Invest in a dog monitor
You don’t have to be physically present to monitor your dog. Thanks to security cameras, it’s now possible to keep an eye on your puppy remotely.
One that comes highly recommended is the Furbo dog camera. It’s equipped with a 2-way audio technology, allowing you to speak to your dog even when you’re away. If you see your pup chewing on your highly-prized furniture, you can quickly ask him to stop.
Can I Leave my 8 Week Old Puppy Home alone?
It is not advisable to leave very young puppies- those aged 8 to 10 weeks- all by themselves. If you have to leave, then you shouldn’t be away for more than an hour.
Young puppies just aren’t wired to hold their urine for longer than 60 minutes, and even then, getting to the 1-hour mark is stretching them beyond their ability.
Sure, you can potty train them. But this doesn’t mean you can leave them for long stretches as they’ll wet their bed. If you have to be away, make arrangements for a pet sitter, neighbor or friend to constantly check on them.
How Long Can You Leave a Dog Alone in a Crate?
If you plan to leave your dog in a crate, then don’t keep him confined for more than four to five hours at a time.
Even if he’s trained, keeping him confined for too long may cause him to develop separation anxiety. There’s also the risk that he’ll start to resent his kennel, which will make it difficult to leave him inside altogether.
Can I Let My Dog Roam Free in the House?
It depends on the mannerism of your dog. If your dog is the kind who will start chewing up your shoes and clothes, then you should keep him confined.
But if he’s well-behaved, then you can allow him some freedom by letting him roam around the house. If you choose to do this though, don’t leave him alone for too long as he may be tempted to engage in destructive behavior.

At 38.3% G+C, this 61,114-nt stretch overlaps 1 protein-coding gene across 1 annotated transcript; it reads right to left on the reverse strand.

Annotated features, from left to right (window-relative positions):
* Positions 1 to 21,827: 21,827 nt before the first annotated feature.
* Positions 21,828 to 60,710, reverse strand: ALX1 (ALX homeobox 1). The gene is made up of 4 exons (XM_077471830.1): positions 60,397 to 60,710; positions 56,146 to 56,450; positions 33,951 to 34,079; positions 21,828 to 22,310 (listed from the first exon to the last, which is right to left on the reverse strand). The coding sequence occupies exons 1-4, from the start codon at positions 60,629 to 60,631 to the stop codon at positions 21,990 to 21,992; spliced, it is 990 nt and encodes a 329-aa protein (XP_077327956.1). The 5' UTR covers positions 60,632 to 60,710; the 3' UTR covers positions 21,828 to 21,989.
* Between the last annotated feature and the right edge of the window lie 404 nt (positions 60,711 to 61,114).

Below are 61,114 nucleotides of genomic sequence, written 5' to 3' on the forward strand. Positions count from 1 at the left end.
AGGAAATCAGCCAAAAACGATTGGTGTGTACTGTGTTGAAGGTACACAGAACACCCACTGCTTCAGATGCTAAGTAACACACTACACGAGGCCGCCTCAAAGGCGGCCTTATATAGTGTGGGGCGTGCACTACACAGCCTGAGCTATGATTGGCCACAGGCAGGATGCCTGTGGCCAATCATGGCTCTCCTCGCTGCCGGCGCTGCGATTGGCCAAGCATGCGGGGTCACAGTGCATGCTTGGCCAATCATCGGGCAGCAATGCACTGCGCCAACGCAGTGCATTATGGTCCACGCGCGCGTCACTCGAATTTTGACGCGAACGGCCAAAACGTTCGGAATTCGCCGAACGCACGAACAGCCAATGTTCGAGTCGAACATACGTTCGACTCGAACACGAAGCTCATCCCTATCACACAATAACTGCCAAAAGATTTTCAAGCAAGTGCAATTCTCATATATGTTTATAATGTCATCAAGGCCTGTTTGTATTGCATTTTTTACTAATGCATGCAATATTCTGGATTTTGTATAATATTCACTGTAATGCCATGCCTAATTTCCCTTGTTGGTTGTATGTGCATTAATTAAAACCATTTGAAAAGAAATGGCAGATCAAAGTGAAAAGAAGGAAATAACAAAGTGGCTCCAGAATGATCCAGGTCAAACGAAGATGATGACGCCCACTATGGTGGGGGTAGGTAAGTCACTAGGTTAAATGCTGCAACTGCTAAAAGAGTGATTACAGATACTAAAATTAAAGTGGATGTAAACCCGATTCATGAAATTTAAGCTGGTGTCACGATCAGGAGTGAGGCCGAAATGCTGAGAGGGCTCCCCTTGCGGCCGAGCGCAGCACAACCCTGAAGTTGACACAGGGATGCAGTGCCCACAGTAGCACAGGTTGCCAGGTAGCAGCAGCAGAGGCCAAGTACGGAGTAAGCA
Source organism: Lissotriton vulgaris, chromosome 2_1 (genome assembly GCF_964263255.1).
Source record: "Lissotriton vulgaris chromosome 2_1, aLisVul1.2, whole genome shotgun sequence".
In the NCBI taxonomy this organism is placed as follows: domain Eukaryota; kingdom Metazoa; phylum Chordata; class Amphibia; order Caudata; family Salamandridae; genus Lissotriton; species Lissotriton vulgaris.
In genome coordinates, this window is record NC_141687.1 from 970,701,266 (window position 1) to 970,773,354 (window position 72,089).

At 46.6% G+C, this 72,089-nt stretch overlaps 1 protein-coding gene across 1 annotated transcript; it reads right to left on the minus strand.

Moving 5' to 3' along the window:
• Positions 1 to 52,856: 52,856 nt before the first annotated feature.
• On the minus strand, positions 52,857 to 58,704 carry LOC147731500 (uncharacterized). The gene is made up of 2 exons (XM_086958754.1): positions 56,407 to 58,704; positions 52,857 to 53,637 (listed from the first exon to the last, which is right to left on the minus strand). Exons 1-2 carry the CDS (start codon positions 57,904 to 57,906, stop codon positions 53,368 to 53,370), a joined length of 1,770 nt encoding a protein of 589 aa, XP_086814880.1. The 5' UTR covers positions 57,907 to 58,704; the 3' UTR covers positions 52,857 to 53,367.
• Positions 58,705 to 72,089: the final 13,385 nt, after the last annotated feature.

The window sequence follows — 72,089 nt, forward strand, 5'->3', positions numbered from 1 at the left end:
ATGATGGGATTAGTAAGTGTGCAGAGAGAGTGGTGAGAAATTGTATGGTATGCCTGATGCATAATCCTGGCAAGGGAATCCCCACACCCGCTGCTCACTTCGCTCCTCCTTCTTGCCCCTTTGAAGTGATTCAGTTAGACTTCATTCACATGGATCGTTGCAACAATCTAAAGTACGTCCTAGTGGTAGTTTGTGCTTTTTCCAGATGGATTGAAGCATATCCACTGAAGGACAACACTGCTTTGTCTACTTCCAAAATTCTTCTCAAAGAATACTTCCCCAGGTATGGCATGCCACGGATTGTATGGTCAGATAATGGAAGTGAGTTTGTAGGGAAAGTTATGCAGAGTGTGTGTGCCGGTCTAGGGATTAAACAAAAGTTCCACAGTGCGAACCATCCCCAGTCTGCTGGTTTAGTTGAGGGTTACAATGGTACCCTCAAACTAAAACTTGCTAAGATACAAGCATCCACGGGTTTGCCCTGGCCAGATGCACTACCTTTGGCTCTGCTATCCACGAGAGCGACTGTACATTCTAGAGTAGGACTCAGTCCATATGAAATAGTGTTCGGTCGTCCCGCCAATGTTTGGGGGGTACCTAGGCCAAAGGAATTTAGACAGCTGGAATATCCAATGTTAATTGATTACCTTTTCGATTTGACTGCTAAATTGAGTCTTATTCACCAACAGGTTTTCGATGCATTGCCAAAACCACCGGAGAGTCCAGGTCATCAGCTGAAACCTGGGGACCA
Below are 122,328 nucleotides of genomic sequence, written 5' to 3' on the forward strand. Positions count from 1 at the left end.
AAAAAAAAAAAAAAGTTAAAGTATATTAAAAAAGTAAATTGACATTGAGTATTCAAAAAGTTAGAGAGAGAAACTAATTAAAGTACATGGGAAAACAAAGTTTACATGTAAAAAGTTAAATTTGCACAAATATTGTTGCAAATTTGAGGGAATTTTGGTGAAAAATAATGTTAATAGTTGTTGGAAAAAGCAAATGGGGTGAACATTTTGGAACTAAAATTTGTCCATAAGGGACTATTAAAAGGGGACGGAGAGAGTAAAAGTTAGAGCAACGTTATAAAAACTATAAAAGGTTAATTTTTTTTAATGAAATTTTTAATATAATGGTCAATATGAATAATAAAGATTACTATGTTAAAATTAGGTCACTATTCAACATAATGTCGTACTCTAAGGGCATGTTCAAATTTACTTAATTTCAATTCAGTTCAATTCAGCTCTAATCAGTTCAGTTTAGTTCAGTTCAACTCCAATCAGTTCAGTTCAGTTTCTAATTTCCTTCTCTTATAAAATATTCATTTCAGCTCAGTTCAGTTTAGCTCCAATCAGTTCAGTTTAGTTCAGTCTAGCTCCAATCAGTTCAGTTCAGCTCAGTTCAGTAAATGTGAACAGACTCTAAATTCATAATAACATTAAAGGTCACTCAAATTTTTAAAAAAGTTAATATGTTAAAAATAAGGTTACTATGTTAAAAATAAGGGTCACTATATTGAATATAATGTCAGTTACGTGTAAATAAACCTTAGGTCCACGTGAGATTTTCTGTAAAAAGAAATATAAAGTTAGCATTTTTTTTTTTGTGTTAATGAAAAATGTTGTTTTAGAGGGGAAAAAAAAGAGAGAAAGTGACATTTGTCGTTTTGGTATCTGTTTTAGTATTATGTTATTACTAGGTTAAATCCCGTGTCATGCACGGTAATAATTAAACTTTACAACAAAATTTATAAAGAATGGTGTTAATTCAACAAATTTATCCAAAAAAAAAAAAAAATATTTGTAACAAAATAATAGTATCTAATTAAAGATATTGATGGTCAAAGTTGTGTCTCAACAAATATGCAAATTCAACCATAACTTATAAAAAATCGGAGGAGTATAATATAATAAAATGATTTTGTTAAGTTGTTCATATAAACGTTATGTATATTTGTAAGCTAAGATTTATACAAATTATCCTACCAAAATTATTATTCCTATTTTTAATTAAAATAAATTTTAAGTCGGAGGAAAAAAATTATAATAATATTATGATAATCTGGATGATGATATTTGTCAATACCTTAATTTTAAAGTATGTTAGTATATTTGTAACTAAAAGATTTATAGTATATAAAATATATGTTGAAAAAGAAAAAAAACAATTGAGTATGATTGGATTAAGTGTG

How do I know if my dog is lonely?
It’s not always easy to determine how your dog is feeling. So here are some telltale signs
that indicate your pup is feeling lonely:
- If he follows you constantly when you’re at home
- If his energy levels start waning
- If he starts licking or biting his own fur
- If he sleeps longer than usual
How to make my dog happy when home alone
There are a couple of things you can do to make your dog feel comfortable when he’s home alone.
As we mentioned earlier, you should start by creating a safe place for him. Next, give him tons of toys to keep him entertained. These include chew toy, interactive puzzle games, balls, mats among others. You can also look for external distractions like leaving the radio or TV switched on.
Lastly, don’t feel guilty splurging on a cozy dog bed. The more comfortable his bed is, the more likely he is to spend some time napping.
Dogs are pack animals, and as such, they’ll always prefer to be in the company of others. However, it’s not always possible to spend time with your canine buddy. If you have a full-time job, you should consider training your pet to be alone.
If you own a breed that’s particularly people-oriented, consider hiring a dog walker who can take him out for walks and feed him. Or, you can look for a doggy daycare nearby and drop him before you leave.
For pet owners who have to leave their pups confined, be sure to offer a safe place for them to hang out. Look for an interactive toy and set up a dog camera to keep an eye on him remotely.